October 5

Month 2–Incorporating Technology

It’s not so simple incorporating technology in the English classroom. There are times when I really want to go “old school” with a trusty overhead projector! Simple to use. . . . Just write on the transparency or print one out after creating it on the computer.

And yet, I am constantly researching new technologies to engage students. My latest “discovery” is Plickers. I have downloaded the app to create assessments, and I have ordered the laminated cards. Now–I have to be brave enough to use this technology. I think Plickers will be a good way for some formative assessment, especially to check understanding of new learning. I am not sure I will use it formal summative assessment.

Last year, I added a document camera to my arsenal of equipment. It has given me other ways to present information to students. I’ve used it to share texts. I’ve used it while writing with students. They can see me compose and edit and revise. I have not yet given students the opportunity to share their work under the camera, but I see that as an option in the future.

And I am continuing to use Google Classroom to deliver content as well as information to students. I like the fact that I can give students a question to answer after a reading assignment to check for understanding. I can post assignments and point students to additional information about the content of class. Further, it provides a means of keeping lines of communication open to them. As my school begins to integrate Google Classroom and work on getting all students their own emails through Gmail.com, and we integrate the entire Google Suite, I believe that students will benefit.

Now, I need to become more proficient. There’s a learning curve to integrating technology, but I will be ready to learn.

 

September 18

Another Year Begins

Actually, I am a month into school. I have completed one four-week unit centering around the Holocaust to prepare the students in the upper school for their trip to Washington, D.C., earlier this month. I’m starting the new units now: Beowulf and Anglo-Saxon poetry in English IV’ short stories, featuring a mini unit on Edgar Allan Poe’s short stories in English II; Native American and early American literature in English III; and Where the Red Fern Grows with my seventh grade ELA class. My yearbook staff is hard at work selling ads and preparing the page ladder. The photographers are scurrying around taking pictures of the various classes and related activities. In all, this month has been busy!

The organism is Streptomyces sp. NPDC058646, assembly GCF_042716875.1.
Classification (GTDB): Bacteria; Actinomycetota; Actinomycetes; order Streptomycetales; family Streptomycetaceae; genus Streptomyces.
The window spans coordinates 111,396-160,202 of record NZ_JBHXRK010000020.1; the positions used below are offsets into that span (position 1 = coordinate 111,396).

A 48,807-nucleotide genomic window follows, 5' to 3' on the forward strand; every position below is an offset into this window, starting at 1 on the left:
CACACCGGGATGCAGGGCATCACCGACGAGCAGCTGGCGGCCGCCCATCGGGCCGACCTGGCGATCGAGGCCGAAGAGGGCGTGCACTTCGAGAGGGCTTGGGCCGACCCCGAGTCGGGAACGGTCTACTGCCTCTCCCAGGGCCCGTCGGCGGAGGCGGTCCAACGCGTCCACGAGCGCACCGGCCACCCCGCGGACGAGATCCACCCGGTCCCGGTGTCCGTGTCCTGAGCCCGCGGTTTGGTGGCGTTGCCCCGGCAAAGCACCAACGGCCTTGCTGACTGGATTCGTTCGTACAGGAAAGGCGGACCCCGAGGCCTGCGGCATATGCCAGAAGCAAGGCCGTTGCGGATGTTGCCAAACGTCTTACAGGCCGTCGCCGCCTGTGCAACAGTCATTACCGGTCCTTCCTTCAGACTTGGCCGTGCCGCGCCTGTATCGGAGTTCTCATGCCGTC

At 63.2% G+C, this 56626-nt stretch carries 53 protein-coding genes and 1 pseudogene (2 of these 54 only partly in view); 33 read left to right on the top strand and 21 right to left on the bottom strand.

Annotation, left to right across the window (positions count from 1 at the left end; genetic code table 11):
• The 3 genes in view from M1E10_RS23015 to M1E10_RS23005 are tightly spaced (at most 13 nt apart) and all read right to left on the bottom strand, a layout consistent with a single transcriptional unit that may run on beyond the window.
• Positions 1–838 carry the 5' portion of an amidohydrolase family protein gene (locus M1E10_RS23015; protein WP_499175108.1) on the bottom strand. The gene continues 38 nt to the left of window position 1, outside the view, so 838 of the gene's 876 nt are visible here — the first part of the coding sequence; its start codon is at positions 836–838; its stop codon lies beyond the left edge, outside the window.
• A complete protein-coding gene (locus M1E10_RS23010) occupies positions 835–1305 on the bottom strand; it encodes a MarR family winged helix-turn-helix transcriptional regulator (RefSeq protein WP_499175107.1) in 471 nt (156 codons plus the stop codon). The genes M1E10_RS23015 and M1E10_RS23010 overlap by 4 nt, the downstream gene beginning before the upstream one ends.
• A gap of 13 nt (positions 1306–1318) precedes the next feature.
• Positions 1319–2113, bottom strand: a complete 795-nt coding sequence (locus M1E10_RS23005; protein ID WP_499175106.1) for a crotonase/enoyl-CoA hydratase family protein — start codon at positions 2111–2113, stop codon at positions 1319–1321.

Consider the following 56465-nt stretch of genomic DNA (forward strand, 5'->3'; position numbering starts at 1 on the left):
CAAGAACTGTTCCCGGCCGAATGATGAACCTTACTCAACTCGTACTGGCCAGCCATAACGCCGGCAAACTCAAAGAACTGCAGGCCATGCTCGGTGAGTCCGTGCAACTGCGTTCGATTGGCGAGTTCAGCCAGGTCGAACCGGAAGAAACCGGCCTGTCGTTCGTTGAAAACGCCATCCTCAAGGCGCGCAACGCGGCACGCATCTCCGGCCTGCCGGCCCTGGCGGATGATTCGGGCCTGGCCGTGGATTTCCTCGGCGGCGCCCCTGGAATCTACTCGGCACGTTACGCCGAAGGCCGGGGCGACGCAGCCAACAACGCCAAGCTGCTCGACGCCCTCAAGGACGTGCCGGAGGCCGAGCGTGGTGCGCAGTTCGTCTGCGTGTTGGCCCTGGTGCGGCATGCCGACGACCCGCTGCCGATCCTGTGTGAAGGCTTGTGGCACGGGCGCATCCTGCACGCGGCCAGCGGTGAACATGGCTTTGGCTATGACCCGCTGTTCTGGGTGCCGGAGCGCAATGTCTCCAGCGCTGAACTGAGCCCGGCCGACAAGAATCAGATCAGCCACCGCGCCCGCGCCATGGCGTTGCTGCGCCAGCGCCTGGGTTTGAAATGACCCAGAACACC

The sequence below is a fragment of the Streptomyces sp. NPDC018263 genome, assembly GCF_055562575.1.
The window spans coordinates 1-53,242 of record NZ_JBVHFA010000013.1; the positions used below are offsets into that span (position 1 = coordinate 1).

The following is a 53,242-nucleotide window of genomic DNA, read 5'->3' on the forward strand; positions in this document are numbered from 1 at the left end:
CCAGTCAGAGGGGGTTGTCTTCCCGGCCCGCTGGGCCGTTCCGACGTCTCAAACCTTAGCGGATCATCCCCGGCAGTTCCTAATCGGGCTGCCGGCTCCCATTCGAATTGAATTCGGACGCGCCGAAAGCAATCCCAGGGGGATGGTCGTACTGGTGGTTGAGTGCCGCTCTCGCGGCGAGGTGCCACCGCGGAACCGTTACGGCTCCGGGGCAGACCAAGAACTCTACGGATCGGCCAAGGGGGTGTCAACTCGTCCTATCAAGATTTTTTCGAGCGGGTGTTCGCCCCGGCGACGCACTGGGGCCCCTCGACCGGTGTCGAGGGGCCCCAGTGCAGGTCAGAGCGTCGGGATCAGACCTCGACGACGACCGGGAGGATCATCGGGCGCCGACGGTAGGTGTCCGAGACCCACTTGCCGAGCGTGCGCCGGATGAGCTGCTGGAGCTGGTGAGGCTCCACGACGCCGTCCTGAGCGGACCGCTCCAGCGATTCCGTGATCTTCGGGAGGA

And I am learning new things. The faculty has been encouraged to use Google Classroom. There is so much to learn, but I like it! I really do. What is surprising me is how many students are resistant to learning the new technology. And I thought I was the one to be reluctant! The conventional wisdom is to let the students teach the teacher. Well, it’s not working that way in my classroom!

Here is what I like about Google Classroom.

  1. I can post assignments in advance, and students can work on them at their own pace.
  2. I don’t have to keep up with remembering to give absent students their assignments. They can easily see them in the Classroom.
  3. I can give students digital copies of handouts. If students lose a printed handout, they have access to it to print a replacement.
  4. Students can hand in work via the Classroom. I can work virtually paperless!
  5. Google Classroom allows me to grade online, post the grades, and later print out a spreadsheet to transfer grades to the electronic grade book used by the school.
  6. Google Docs, Google Sheets, Google Forms, and Google Slides all “play nice” with the Classroom.

I think this will be a great tool as we all get used to it. I will be researching more uses of this platform as the year goes on.

I would like to know how you are using Google Classroom with your students in your classroom.